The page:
If you suffer from chronic pain, you know you must have some relief from the pain to be productive and function. Chronic pain is the leading cause of disability in the United States. Often, opioids are prescribed to ease the pain. But, of course, opioids are highly addictive.
Your body will build up a tolerance to the drugs over time, and then you won’t get the same effect – pain relief – that you had gotten before. There are several things that you can do to avoid opioid addiction while addressing your chronic pain needs.
Take Your Medications Properly
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If you are prescribed opioids, you should follow the directions of your doctor. Don’t increase the dosage or the frequency of the dosages on your own. Always follow the directions on the prescription. If it gets to the point that your medication isn’t helping you anymore, tell the doctor.
The doctor might change the dosage or might switch your medications. There are non-opioid medications that are also effective in treating chronic pain, such as some seizure medications, some antidepressants, and non-steroidal anti-inflammatory medications.
If you start taking your medicine as it is not prescribed, you are abusing the drug and you are heading toward addiction.
Alternative Treatment Options
There are alternative treatment options to help address chronic pain. Physical therapy can help improve mobility and, also, reduce the pain being suffered. Behavioral therapy has also been proven effective when used in conjunction with other treatments. Some other treatments, such as acupuncture, yoga, and massage have high success rates.
There are several available options, and sometimes, they must be used together to get the desired relief. Not all patients are the same and not all treatment options provide the same response for those who use them.
Avoiding Opioid Addiction If Prescribed Opioids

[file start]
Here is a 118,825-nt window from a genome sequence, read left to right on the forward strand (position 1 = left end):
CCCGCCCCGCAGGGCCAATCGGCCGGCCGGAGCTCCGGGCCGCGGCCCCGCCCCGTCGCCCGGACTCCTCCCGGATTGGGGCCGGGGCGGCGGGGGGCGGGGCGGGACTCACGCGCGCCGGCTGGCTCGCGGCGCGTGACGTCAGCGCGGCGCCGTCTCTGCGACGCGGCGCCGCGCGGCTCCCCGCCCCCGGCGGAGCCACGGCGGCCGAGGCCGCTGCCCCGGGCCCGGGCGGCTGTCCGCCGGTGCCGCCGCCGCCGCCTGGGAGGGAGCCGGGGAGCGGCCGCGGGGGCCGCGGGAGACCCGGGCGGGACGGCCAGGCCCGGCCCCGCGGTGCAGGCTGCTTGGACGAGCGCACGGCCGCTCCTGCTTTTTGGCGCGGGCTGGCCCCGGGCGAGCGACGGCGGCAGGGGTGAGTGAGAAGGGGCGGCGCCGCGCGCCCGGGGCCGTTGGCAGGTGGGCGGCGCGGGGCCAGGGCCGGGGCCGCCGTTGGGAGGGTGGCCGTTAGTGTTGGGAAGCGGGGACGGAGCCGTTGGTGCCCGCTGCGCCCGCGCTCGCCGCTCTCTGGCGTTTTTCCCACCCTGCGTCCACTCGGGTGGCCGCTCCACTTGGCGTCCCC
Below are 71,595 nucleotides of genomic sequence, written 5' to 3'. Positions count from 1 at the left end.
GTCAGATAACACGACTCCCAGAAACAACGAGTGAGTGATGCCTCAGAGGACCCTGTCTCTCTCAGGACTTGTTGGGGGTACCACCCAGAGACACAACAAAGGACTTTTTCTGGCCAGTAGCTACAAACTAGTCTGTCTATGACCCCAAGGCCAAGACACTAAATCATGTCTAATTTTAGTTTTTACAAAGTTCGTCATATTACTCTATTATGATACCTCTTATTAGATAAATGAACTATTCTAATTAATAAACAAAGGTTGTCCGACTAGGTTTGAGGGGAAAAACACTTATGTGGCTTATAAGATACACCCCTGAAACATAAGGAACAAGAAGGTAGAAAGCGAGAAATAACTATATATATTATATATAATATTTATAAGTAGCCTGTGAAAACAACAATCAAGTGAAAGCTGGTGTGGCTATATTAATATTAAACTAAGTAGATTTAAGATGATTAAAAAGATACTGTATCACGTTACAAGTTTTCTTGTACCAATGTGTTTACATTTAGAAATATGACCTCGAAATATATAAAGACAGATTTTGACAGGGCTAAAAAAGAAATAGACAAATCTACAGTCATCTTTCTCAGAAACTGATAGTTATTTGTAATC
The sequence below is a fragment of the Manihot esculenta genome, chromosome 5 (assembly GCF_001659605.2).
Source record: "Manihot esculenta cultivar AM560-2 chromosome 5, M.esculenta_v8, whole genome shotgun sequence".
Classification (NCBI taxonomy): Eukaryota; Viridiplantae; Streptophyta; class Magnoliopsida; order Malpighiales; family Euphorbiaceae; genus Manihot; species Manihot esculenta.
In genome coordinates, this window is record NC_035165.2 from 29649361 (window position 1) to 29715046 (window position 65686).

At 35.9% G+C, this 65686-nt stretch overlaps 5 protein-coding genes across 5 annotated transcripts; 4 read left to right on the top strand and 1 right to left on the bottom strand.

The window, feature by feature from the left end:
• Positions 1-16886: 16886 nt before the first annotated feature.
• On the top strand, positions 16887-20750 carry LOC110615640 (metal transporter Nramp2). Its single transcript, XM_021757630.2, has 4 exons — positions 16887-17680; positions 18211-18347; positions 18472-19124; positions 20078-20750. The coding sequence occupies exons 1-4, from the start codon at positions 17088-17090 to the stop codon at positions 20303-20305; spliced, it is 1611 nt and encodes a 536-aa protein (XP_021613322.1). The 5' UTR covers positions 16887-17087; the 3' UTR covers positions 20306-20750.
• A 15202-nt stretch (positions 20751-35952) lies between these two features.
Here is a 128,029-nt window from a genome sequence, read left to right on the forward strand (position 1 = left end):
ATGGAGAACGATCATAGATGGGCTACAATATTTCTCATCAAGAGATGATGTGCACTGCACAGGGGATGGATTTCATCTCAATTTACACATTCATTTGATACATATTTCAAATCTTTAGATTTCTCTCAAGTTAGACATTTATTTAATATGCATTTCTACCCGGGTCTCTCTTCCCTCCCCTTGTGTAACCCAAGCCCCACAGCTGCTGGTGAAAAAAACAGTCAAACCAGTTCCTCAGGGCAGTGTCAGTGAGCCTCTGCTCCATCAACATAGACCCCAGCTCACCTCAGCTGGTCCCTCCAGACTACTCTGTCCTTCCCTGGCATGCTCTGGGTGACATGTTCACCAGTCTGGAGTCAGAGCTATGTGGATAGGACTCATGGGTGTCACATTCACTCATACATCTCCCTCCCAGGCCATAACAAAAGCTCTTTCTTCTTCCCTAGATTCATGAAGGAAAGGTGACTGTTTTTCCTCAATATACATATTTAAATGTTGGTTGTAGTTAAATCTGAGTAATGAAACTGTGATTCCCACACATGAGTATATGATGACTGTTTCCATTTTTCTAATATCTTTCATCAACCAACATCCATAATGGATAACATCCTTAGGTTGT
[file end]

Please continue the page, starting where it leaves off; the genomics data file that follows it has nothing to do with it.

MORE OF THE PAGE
When you are prescribed opioids, you shouldn’t take a pill just in case pain comes on or to prevent it from happening. Most prescriptions for opioids to treat chronic pain say as needed but no closer than 8 hours apart. You should only take opioids when you are suffering from extreme pain. Over-the-counter medications, such as Naproxen, Tylenol, or Motrin can help with soreness and pain management.
If you do suffer intense pain and take an opioid, you should make sure you only take the prescribed dosage. And, don’t increase frequency. If you are still suffering from intense pain four hours later but your pills should not be taken closer than 8 hours apart, you should not take another pill.
If the pain is intense, call your physician’s office. Your doctor will have an after-hours answering service for weekends and evenings, so you will get a call back and some advice on how to address the pain.
Tell Your Doctor Your Concerns
Don’t be hesitant to discuss opioid addiction with your doctor and let him or her know your concerns. Your physician can come up with alternative treatment options and make recommendations specifically for you to help you avoid an addiction. If addiction or abuse of drugs or alcohol runs in your family, be sure you tell your doctor because genetics can come into play.
If your doctor knows your personal medical history as well as your family history, he or she can determine which treatment options will work best for you and your specific situation. If you feel uncomfortable taking opioids at all, voice your concerns and your doctor will come up with a different medication or combination of treatments to provide you with the same relief that you would receive from the opioid prescription.
Distinguishing Between Dependence And Addiction
There is a risk of becoming dependent on medications, so it can be difficult to determine if you are suffering from an addiction or a dependence that is pain-related. Some have such a fear of taking pain medications because they believe they will become addicted, so they avoid using them even when necessary. Dependence is a side effect of using opioids.
It is important to understand the difference. Opioids will bind to receptors in the brain and spinal cord as well as other areas of the body. Almost all patients who use opioids for a month or longer will undergo withdrawal symptoms, but only 15% will become addicted. Some patients become so dependent on the drug after taking it so long, they don’t know if they are taking the drugs because they need them or because they are addicted.
If you suspect that you are becoming dependent on a drug, or if you are afraid that you are showing signs of addiction, you should consult with a healthcare provider right away.